A suspension front fork and a disc brake work well together because the fork must have large-diameter sliders (lower part of each fork blade) and the left slider alone can easily bear the load from the disc brake. However, a through-axle front hub is still necessary to avoid the possibility of front-wheel loss. A disc brake caliper placed ahead of the fork blade would tend to pull the hub axle into rather than out of the fork, but is not usual.
There has been a recall of over 1 million Trek bicycles where the quick-release lever can open more than 180 degrees and catch on the disc rotor, resulting in ejection of the wheel. This problem is probably not limited only to Trek bicycles. It might also be possible for the lever to catch on the spokes of a wheel without a disc brake.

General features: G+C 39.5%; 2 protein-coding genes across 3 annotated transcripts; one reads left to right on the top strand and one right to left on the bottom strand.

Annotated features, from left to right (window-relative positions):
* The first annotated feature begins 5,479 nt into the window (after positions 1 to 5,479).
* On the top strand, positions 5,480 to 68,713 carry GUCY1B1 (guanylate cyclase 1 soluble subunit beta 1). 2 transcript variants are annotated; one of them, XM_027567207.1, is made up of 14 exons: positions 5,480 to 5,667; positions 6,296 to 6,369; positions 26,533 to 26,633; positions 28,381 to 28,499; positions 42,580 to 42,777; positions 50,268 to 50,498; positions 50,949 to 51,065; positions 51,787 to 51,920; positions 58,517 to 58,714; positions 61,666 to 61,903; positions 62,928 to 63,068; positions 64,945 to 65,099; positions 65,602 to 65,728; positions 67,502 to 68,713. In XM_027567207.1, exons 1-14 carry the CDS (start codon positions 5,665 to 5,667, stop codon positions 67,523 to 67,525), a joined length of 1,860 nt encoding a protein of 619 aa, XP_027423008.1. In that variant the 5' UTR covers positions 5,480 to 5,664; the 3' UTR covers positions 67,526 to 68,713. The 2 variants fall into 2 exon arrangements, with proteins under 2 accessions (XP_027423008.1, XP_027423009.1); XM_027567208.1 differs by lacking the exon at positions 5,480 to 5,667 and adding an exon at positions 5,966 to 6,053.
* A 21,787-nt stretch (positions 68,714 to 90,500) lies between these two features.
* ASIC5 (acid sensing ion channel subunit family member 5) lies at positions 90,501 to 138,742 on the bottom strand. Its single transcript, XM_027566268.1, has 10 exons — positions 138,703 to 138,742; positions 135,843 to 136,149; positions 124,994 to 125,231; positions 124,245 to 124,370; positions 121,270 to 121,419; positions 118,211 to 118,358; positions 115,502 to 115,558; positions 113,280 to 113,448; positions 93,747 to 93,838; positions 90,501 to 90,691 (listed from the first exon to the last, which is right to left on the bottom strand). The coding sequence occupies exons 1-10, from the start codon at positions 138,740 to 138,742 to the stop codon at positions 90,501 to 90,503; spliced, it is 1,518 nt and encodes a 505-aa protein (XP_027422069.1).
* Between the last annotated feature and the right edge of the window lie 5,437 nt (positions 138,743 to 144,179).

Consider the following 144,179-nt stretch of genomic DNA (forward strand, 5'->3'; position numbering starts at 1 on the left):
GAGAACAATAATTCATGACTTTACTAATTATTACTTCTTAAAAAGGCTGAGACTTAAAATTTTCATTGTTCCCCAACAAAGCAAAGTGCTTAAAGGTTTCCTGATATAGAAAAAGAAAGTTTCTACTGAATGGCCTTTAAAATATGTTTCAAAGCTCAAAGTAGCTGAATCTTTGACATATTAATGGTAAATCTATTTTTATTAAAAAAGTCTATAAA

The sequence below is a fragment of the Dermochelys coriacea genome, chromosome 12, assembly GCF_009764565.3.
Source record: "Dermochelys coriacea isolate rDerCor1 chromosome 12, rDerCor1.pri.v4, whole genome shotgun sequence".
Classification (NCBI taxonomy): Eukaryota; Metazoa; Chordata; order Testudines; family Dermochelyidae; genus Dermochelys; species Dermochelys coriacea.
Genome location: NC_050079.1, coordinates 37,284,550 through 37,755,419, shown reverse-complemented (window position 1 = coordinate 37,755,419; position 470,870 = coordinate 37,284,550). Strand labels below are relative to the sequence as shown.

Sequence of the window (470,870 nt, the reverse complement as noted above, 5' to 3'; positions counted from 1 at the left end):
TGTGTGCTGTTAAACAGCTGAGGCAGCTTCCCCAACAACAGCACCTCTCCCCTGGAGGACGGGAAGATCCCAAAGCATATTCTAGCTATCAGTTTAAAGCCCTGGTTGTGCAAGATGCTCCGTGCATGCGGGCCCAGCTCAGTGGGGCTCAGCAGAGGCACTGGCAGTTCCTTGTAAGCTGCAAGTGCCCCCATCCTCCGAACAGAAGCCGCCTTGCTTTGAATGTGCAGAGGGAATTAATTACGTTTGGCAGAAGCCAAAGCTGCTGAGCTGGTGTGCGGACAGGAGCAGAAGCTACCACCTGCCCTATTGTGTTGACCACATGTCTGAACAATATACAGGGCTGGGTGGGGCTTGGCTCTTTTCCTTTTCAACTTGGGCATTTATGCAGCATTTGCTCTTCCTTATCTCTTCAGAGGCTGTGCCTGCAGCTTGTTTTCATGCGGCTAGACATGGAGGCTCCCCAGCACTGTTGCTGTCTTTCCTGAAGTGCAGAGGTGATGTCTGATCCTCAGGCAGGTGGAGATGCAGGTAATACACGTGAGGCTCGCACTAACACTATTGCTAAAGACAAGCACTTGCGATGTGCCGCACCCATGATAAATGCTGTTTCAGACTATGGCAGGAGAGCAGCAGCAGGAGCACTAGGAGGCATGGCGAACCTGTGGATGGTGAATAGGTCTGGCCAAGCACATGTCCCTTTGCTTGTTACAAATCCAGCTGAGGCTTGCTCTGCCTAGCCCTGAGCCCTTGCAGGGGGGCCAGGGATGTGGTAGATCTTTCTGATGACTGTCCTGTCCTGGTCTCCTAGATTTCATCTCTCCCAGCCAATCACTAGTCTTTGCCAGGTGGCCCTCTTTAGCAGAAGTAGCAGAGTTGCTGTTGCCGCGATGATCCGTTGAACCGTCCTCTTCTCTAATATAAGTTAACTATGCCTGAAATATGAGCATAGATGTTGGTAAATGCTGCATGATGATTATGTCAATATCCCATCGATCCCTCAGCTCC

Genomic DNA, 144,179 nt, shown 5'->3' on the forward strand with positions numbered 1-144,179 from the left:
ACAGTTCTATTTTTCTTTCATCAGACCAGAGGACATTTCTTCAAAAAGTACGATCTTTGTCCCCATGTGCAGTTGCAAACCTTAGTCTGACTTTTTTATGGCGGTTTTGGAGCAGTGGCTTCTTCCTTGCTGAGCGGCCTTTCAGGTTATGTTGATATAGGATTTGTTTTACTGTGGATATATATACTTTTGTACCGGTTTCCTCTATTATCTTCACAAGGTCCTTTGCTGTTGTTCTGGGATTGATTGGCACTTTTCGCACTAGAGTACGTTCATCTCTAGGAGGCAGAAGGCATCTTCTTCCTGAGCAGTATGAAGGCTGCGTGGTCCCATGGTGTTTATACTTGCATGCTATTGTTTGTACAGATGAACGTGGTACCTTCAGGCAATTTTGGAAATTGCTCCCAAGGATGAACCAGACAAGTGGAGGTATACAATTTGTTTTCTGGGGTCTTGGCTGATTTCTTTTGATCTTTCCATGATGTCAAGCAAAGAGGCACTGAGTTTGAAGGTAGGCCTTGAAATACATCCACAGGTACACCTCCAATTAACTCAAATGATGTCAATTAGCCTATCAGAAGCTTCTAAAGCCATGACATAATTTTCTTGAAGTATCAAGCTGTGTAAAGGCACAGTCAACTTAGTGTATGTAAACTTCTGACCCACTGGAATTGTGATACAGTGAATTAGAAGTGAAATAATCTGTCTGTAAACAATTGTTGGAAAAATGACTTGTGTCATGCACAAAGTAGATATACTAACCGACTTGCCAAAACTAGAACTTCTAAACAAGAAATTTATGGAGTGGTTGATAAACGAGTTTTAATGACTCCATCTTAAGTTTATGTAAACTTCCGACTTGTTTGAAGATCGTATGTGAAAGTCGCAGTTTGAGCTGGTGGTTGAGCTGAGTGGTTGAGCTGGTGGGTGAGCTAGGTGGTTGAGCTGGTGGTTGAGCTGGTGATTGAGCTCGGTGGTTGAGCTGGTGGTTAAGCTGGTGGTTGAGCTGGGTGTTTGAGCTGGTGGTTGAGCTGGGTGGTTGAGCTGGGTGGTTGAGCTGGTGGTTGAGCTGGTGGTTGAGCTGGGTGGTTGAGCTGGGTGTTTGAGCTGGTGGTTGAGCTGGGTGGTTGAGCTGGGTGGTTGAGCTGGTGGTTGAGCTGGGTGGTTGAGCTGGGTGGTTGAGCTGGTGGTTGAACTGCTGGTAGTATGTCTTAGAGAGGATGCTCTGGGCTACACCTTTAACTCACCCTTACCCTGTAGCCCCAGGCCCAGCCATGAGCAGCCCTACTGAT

A front drum brake or Rollerbrake, by way of comparison, also exerts an unbalanced load on the fork, but does not tend to pull the wheel out of the dropout.
Long descents generate significant heat, so much so that first-generation disc brakes had a problem with failures due to the glue on the pads melting and brake fluid boiling. Shimano has gone to great lengths to overcome these problems, including heat sinks on the pads and rotors with aluminum cores and cooling fins. Shimano explains that disks are the future for carbon rims, as no one has found a good solution for rim brakes on carbon rims with a carbon braking surface. Shimano was able to convince the UCI, which had banned disks on road bikes, to change its position after providing evidence of the large number of race crashes caused by the shortcomings of caliper brakes on carbon rims.
Installation and maintenance
Disc brake rotors are available in several sizes. While it is possible to mix and match brands of rotors and calipers, the size of the rotor and caliper must match. Larger rotors are a bit heavier, but dissipate heat more readily and make for stronger braking. Smaller rotors, generally for "road" disc brakes, are lighter.